TOKYO, Feb 27 ― Japanese consumer inflation slowed for the third straight month to 2.0 per cent in January, government data showed today.

The reading will likely stoke speculation that the Bank of Japan might soon move away from negative interest rates and its tight grip on bond yields.

The year-on-year rise in prices in the world's fourth-largest economy, excluding those for volatile fresh food, followed an increase of 2.3 per cent in December.

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The dip in the core consumer price index (CPI) was slightly less pronounced than expected, with economists polled by Bloomberg predicting 1.9 per cent.

But the reading continued a broad trend of cooling inflation over the past year.

The last time CPI stood below the Bank of Japan's two per cent inflation target was in March 2022, when prices rose 0.8 per cent year-on-year.

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Since then, inflation had increased to as high as 4.2 per cent in January 2023 before gradually easing to 2.3 per cent in December.

Unlike other major central banks that have raised interest rates ― and may soon begin easing them again ― the BoJ has stuck to its ultra-loose policy.

This has put pressure on the yen.

The BoJ sees Japan's current inflation as driven by temporary factors including higher energy costs, and instead wants to see a “virtuous cycle” of price increases fuelled by demand and higher wages.

The BoJ stood pat last month, with its governor Kazuo Ueda suggesting that a major shift away from its ultra-loose stance was not on the horizon.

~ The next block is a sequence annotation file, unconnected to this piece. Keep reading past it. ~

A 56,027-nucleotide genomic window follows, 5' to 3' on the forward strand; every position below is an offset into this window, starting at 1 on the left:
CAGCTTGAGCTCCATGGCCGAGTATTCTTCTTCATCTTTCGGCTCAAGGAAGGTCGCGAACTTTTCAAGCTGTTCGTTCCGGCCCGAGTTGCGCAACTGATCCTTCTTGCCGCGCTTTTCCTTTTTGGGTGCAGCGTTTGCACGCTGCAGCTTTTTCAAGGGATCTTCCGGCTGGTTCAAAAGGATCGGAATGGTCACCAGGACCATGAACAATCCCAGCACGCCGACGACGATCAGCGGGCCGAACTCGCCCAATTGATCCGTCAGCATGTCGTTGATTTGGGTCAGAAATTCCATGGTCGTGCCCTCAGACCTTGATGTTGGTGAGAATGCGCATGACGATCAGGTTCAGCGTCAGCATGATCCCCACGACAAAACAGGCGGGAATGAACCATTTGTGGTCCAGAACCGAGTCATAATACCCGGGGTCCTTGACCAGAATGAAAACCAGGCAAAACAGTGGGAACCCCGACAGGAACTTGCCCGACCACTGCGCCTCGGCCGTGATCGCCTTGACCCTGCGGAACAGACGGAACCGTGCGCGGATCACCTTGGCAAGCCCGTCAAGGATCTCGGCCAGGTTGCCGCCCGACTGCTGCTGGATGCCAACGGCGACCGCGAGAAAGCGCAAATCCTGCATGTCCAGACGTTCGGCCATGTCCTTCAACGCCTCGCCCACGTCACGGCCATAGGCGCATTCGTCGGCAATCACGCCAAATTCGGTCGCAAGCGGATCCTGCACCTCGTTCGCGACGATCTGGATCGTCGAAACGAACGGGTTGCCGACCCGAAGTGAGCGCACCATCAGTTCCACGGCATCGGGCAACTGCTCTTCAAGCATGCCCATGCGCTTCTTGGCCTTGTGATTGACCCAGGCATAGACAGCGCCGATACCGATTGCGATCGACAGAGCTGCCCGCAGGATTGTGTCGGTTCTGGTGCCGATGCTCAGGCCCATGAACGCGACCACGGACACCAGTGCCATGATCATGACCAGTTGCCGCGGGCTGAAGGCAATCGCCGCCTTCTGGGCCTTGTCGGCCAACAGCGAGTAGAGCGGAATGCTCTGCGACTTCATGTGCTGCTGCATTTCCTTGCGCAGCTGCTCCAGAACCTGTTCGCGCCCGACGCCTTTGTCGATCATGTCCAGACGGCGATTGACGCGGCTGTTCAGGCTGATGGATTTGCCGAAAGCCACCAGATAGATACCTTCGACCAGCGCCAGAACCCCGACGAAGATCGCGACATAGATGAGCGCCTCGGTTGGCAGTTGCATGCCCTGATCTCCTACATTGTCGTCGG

“Even if... hypothetically, the negative interest rate were lifted, we can say that the extremely easy financial environment will continue for the time being,” he told reporters after a two-day policy meeting.

Japan's economy shrank an adjusted 0.1 per cent quarter-on-quarter in the last three months of 2023, missing market expectations of 0.2 per cent growth, according to government data released earlier this month.

Growth for the third quarter was also revised downward to negative 0.8 per cent, meaning that Japan was in technical recession in the second half of 2023.

“We continue to expect the BoJ to end current (monetary easing) ... policy framework, which includes negative interest rate policy” in the bank's April meeting, said UBS economists Masamichi Adachi and Go Kurihara in a report released ahead of the inflation figures.

“Although CPI inflation is slowing and the growth picture is rather weak, we believe the BoJ is forward looking and the Bank is more optimistic on both growth and underlying inflation,” they said.

“We expect real wages will increase with wage growth acceleration and slower CPI inflation.” ― AFP